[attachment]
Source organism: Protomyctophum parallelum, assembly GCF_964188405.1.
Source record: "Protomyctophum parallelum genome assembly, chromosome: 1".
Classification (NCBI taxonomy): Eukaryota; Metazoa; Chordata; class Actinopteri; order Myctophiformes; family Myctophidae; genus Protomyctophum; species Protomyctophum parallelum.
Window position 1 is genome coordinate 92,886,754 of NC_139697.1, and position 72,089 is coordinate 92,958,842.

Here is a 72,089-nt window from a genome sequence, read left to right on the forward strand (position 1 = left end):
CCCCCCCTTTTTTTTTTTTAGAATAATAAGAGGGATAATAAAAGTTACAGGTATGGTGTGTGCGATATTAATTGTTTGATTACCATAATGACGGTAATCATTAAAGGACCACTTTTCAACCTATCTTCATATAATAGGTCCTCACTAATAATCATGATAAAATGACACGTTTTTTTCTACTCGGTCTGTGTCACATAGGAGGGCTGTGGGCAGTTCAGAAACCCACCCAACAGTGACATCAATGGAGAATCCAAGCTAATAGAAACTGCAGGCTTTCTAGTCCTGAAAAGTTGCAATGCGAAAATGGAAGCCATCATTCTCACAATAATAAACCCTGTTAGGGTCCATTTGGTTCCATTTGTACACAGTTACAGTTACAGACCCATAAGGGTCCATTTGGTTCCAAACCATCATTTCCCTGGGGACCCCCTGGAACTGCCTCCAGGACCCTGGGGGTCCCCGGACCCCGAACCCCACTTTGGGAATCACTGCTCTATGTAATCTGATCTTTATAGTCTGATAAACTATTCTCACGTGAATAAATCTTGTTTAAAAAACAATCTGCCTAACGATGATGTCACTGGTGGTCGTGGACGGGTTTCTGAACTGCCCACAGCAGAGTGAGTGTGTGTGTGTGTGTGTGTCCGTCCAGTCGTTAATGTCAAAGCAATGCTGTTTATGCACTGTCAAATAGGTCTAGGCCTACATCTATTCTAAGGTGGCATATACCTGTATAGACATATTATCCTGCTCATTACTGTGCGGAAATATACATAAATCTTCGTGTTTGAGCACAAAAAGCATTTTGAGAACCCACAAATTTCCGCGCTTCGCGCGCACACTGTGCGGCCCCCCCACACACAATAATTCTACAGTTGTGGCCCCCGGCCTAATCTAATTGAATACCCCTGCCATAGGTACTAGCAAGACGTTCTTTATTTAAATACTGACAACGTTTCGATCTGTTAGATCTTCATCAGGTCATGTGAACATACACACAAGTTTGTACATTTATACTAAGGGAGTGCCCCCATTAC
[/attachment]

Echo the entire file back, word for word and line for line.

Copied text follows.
Source organism: Protomyctophum parallelum, assembly GCF_964188405.1.
Source record: "Protomyctophum parallelum genome assembly, chromosome: 1".
Classification (NCBI taxonomy): Eukaryota; Metazoa; Chordata; class Actinopteri; order Myctophiformes; family Myctophidae; genus Protomyctophum; species Protomyctophum parallelum.
Window position 1 is genome coordinate 92,886,754 of NC_139697.1, and position 72,089 is coordinate 92,958,842.

Here is a 72,089-nt window from a genome sequence, read left to right on the forward strand (position 1 = left end):
CCCCCCCTTTTTTTTTTTTAGAATAATAAGAGGGATAATAAAAGTTACAGGTATGGTGTGTGCGATATTAATTGTTTGATTACCATAATGACGGTAATCATTAAAGGACCACTTTTCAACCTATCTTCATATAATAGGTCCTCACTAATAATCATGATAAAATGACACGTTTTTTTCTACTCGGTCTGTGTCACATAGGAGGGCTGTGGGCAGTTCAGAAACCCACCCAACAGTGACATCAATGGAGAATCCAAGCTAATAGAAACTGCAGGCTTTCTAGTCCTGAAAAGTTGCAATGCGAAAATGGAAGCCATCATTCTCACAATAATAAACCCTGTTAGGGTCCATTTGGTTCCATTTGTACACAGTTACAGTTACAGACCCATAAGGGTCCATTTGGTTCCAAACCATCATTTCCCTGGGGACCCCCTGGAACTGCCTCCAGGACCCTGGGGGTCCCCGGACCCCGAACCCCACTTTGGGAATCACTGCTCTATGTAATCTGATCTTTATAGTCTGATAAACTATTCTCACGTGAATAAATCTTGTTTAAAAAACAATCTGCCTAACGATGATGTCACTGGTGGTCGTGGACGGGTTTCTGAACTGCCCACAGCAGAGTGAGTGTGTGTGTGTGTGTGTGTCCGTCCAGTCGTTAATGTCAAAGCAATGCTGTTTATGCACTGTCAAATAGGTCTAGGCCTACATCTATTCTAAGGTGGCATATACCTGTATAGACATATTATCCTGCTCATTACTGTGCGGAAATATACATAAATCTTCGTGTTTGAGCACAAAAAGCATTTTGAGAACCCACAAATTTCCGCGCTTCGCGCGCACACTGTGCGGCCCCCCCACACACAATAATTCTACAGTTGTGGCCCCCGGCCTAATCTAATTGAATACCCCTGCCATAGGTACTAGCAAGACGTTCTTTATTTAAATACTGACAACGTTTCGATCTGTTAGATCTTCATCAGGTCATGTGAACATACACACAAGTTTGTACATTTATACTAAGGGAGTGCCCCCATTAC